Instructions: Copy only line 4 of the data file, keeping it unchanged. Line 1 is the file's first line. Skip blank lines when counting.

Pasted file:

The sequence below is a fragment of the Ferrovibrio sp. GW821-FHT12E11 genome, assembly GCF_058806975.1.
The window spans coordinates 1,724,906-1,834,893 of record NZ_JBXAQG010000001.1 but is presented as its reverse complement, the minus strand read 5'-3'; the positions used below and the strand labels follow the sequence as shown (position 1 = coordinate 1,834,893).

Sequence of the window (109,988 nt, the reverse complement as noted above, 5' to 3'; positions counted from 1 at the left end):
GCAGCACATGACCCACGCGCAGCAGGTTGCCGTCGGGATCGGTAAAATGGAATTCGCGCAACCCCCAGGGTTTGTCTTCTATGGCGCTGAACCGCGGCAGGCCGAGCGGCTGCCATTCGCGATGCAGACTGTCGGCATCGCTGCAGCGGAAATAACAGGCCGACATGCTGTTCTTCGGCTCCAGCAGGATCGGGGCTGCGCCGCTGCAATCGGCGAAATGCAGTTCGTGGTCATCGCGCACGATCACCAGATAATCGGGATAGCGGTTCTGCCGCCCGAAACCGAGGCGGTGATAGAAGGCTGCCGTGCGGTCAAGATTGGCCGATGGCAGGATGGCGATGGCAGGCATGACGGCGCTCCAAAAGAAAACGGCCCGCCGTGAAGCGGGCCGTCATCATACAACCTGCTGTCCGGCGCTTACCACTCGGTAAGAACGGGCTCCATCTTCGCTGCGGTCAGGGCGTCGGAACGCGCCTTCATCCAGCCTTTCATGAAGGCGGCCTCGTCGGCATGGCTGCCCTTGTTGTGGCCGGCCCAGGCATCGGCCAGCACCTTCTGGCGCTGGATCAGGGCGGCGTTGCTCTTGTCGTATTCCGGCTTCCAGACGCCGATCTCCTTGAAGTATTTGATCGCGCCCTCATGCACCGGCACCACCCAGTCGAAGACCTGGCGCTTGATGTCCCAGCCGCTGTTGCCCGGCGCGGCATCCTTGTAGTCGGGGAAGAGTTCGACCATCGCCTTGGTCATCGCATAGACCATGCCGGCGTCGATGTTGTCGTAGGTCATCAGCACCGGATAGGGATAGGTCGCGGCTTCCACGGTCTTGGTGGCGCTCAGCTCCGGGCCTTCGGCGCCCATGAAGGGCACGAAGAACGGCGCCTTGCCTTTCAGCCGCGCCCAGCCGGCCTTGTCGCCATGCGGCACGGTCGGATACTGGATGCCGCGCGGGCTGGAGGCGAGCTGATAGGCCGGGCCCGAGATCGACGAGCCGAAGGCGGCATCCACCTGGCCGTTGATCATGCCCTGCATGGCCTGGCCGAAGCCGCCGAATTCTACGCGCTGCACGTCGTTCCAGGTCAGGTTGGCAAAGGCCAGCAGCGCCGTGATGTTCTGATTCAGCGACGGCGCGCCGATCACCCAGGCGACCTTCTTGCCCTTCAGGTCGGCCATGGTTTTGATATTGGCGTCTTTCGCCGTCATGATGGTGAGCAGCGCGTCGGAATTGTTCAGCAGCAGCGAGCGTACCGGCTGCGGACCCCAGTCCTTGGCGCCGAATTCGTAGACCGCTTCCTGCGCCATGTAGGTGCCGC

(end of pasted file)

GCAGCACATGACCCACGCGCAGCAGGTTGCCGTCGGGATCGGTAAAATGGAATTCGCGCAACCCCCAGGGTTTGTCTTCTATGGCGCTGAACCGCGGCAGGCCGAGCGGCTGCCATTCGCGATGCAGACTGTCGGCATCGCTGCAGCGGAAATAACAGGCCGACATGCTGTTCTTCGGCTCCAGCAGGATCGGGGCTGCGCCGCTGCAATCGGCGAAATGCAGTTCGTGGTCATCGCGCACGATCACCAGATAATCGGGATAGCGGTTCTGCCGCCCGAAACCGAGGCGGTGATAGAAGGCTGCCGTGCGGTCAAGATTGGCCGATGGCAGGATGGCGATGGCAGGCATGACGGCGCTCCAAAAGAAAACGGCCCGCCGTGAAGCGGGCCGTCATCATACAACCTGCTGTCCGGCGCTTACCACTCGGTAAGAACGGGCTCCATCTTCGCTGCGGTCAGGGCGTCGGAACGCGCCTTCATCCAGCCTTTCATGAAGGCGGCCTCGTCGGCATGGCTGCCCTTGTTGTGGCCGGCCCAGGCATCGGCCAGCACCTTCTGGCGCTGGATCAGGGCGGCGTTGCTCTTGTCGTATTCCGGCTTCCAGACGCCGATCTCCTTGAAGTATTTGATCGCGCCCTCATGCACCGGCACCACCCAGTCGAAGACCTGGCGCTTGATGTCCCAGCCGCTGTTGCCCGGCGCGGCATCCTTGTAGTCGGGGAAGAGTTCGACCATCGCCTTGGTCATCGCATAGACCATGCCGGCGTCGATGTTGTCGTAGGTCATCAGCACCGGATAGGGATAGGTCGCGGCTTCCACGGTCTTGGTGGCGCTCAGCTCCGGGCCTTCGGCGCCCATGAAGGGCACGAAGAACGGCGCCTTGCCTTTCAGCCGCGCCCAGCCGGCCTTGTCGCCATGCGGCACGGTCGGATACTGGATGCCGCGCGGGCTGGAGGCGAGCTGATAGGCCGGGCCCGAGATCGACGAGCCGAAGGCGGCATCCACCTGGCCGTTGATCATGCCCTGCATGGCCTGGCCGAAGCCGCCGAATTCTACGCGCTGCACGTCGTTCCAGGTCAGGTTGGCAAAGGCCAGCAGCGCCGTGATGTTCTGATTCAGCGACGGCGCGCCGATCACCCAGGCGACCTTCTTGCCCTTCAGGTCGGCCATGGTTTTGATATTGGCGTCTTTCGCCGTCATGATGGTGAGCAGCGCGTCGGAATTGTTCAGCAGCAGCGAGCGTACCGGCTGCGGACCCCAGTCCTTGGCGCCGAATTCGTAGACCGCTTCCTGCGCCATGTAGGTGCCGC